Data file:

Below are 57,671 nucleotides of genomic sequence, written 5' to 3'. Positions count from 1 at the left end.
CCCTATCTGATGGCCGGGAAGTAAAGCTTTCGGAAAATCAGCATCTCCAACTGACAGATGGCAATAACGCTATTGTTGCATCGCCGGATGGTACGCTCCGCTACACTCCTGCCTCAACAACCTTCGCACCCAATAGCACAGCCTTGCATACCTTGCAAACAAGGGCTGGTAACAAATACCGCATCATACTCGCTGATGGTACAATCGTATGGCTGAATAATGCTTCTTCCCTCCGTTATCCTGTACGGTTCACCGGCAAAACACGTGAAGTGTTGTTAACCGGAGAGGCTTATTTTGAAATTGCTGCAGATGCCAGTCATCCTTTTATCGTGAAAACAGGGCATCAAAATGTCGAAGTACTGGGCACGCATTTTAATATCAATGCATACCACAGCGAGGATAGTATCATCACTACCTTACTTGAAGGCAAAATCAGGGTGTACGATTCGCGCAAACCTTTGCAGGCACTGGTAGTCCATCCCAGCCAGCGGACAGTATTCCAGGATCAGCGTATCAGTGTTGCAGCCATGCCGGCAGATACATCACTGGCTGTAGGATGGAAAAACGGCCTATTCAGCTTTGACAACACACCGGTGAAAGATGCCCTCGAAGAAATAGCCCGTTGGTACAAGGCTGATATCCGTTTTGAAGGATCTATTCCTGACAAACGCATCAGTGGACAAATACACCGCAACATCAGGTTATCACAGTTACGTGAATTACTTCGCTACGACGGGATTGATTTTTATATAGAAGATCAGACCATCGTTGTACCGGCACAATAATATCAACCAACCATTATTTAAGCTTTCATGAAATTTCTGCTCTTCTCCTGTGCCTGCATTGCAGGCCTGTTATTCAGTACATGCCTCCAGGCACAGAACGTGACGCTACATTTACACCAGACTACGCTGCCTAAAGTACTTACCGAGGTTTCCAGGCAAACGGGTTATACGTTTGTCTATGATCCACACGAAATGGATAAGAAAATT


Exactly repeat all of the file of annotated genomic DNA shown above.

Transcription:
Below are 57,671 nucleotides of genomic sequence, written 5' to 3'. Positions count from 1 at the left end.
CCCTATCTGATGGCCGGGAAGTAAAGCTTTCGGAAAATCAGCATCTCCAACTGACAGATGGCAATAACGCTATTGTTGCATCGCCGGATGGTACGCTCCGCTACACTCCTGCCTCAACAACCTTCGCACCCAATAGCACAGCCTTGCATACCTTGCAAACAAGGGCTGGTAACAAATACCGCATCATACTCGCTGATGGTACAATCGTATGGCTGAATAATGCTTCTTCCCTCCGTTATCCTGTACGGTTCACCGGCAAAACACGTGAAGTGTTGTTAACCGGAGAGGCTTATTTTGAAATTGCTGCAGATGCCAGTCATCCTTTTATCGTGAAAACAGGGCATCAAAATGTCGAAGTACTGGGCACGCATTTTAATATCAATGCATACCACAGCGAGGATAGTATCATCACTACCTTACTTGAAGGCAAAATCAGGGTGTACGATTCGCGCAAACCTTTGCAGGCACTGGTAGTCCATCCCAGCCAGCGGACAGTATTCCAGGATCAGCGTATCAGTGTTGCAGCCATGCCGGCAGATACATCACTGGCTGTAGGATGGAAAAACGGCCTATTCAGCTTTGACAACACACCGGTGAAAGATGCCCTCGAAGAAATAGCCCGTTGGTACAAGGCTGATATCCGTTTTGAAGGATCTATTCCTGACAAACGCATCAGTGGACAAATACACCGCAACATCAGGTTATCACAGTTACGTGAATTACTTCGCTACGACGGGATTGATTTTTATATAGAAGATCAGACCATCGTTGTACCGGCACAATAATATCAACCAACCATTATTTAAGCTTTCATGAAATTTCTGCTCTTCTCCTGTGCCTGCATTGCAGGCCTGTTATTCAGTACATGCCTCCAGGCACAGAACGTGACGCTACATTTACACCAGACTACGCTGCCTAAAGTACTTACCGAGGTTTCCAGGCAAACGGGTTATACGTTTGTCTATGATCCACACGAAATGGATAAGAAAATT